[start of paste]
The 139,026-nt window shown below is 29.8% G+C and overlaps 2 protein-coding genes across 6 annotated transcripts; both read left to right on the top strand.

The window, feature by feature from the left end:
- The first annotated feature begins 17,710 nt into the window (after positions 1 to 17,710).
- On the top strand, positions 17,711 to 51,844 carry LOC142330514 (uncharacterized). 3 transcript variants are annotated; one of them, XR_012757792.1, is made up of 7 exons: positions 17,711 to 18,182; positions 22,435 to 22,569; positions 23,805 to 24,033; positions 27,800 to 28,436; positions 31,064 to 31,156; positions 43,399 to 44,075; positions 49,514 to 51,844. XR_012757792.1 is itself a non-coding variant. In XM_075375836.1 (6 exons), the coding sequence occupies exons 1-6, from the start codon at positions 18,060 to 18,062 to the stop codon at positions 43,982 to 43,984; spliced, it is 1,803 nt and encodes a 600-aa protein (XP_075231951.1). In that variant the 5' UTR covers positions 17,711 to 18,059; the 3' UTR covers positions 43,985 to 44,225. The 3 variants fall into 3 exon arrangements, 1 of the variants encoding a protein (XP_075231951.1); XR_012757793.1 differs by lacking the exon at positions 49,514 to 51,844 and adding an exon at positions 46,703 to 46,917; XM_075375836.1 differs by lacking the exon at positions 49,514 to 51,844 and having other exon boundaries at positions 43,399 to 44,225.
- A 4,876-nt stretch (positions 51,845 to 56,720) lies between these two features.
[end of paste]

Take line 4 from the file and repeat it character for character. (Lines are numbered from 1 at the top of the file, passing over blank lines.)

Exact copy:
- On the top strand, positions 17,711 to 51,844 carry LOC142330514 (uncharacterized). 3 transcript variants are annotated; one of them, XR_012757792.1, is made up of 7 exons: positions 17,711 to 18,182; positions 22,435 to 22,569; positions 23,805 to 24,033; positions 27,800 to 28,436; positions 31,064 to 31,156; positions 43,399 to 44,075; positions 49,514 to 51,844. XR_012757792.1 is itself a non-coding variant. In XM_075375836.1 (6 exons), the coding sequence occupies exons 1-6, from the start codon at positions 18,060 to 18,062 to the stop codon at positions 43,982 to 43,984; spliced, it is 1,803 nt and encodes a 600-aa protein (XP_075231951.1). In that variant the 5' UTR covers positions 17,711 to 18,059; the 3' UTR covers positions 43,985 to 44,225. The 3 variants fall into 3 exon arrangements, 1 of the variants encoding a protein (XP_075231951.1); XR_012757793.1 differs by lacking the exon at positions 49,514 to 51,844 and adding an exon at positions 46,703 to 46,917; XM_075375836.1 differs by lacking the exon at positions 49,514 to 51,844 and having other exon boundaries at positions 43,399 to 44,225.